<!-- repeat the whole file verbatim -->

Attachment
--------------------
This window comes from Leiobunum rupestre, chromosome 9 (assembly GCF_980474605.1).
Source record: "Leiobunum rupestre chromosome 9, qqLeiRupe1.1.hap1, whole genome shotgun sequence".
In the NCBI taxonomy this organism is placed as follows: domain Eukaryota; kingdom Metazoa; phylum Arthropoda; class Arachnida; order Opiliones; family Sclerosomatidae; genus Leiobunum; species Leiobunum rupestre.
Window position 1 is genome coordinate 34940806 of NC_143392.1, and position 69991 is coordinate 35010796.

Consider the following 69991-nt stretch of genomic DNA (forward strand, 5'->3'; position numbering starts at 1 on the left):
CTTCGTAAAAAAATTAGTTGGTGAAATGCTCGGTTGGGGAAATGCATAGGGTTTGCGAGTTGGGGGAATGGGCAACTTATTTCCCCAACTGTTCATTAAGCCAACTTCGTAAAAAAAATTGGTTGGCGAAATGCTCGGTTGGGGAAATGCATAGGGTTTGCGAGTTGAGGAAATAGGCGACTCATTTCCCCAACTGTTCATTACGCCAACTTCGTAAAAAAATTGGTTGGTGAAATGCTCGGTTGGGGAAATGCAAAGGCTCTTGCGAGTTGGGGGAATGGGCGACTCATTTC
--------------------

This window comes from Leiobunum rupestre, chromosome 9 (assembly GCF_980474605.1).
Source record: "Leiobunum rupestre chromosome 9, qqLeiRupe1.1.hap1, whole genome shotgun sequence".
In the NCBI taxonomy this organism is placed as follows: domain Eukaryota; kingdom Metazoa; phylum Arthropoda; class Arachnida; order Opiliones; family Sclerosomatidae; genus Leiobunum; species Leiobunum rupestre.
Window position 1 is genome coordinate 34940806 of NC_143392.1, and position 69991 is coordinate 35010796.

Consider the following 69991-nt stretch of genomic DNA (forward strand, 5'->3'; position numbering starts at 1 on the left):
CTTCGTAAAAAAATTAGTTGGTGAAATGCTCGGTTGGGGAAATGCATAGGGTTTGCGAGTTGGGGGAATGGGCAACTTATTTCCCCAACTGTTCATTAAGCCAACTTCGTAAAAAAAATTGGTTGGCGAAATGCTCGGTTGGGGAAATGCATAGGGTTTGCGAGTTGAGGAAATAGGCGACTCATTTCCCCAACTGTTCATTACGCCAACTTCGTAAAAAAATTGGTTGGTGAAATGCTCGGTTGGGGAAATGCAAAGGCTCTTGCGAGTTGGGGGAATGGGCGACTCATTTC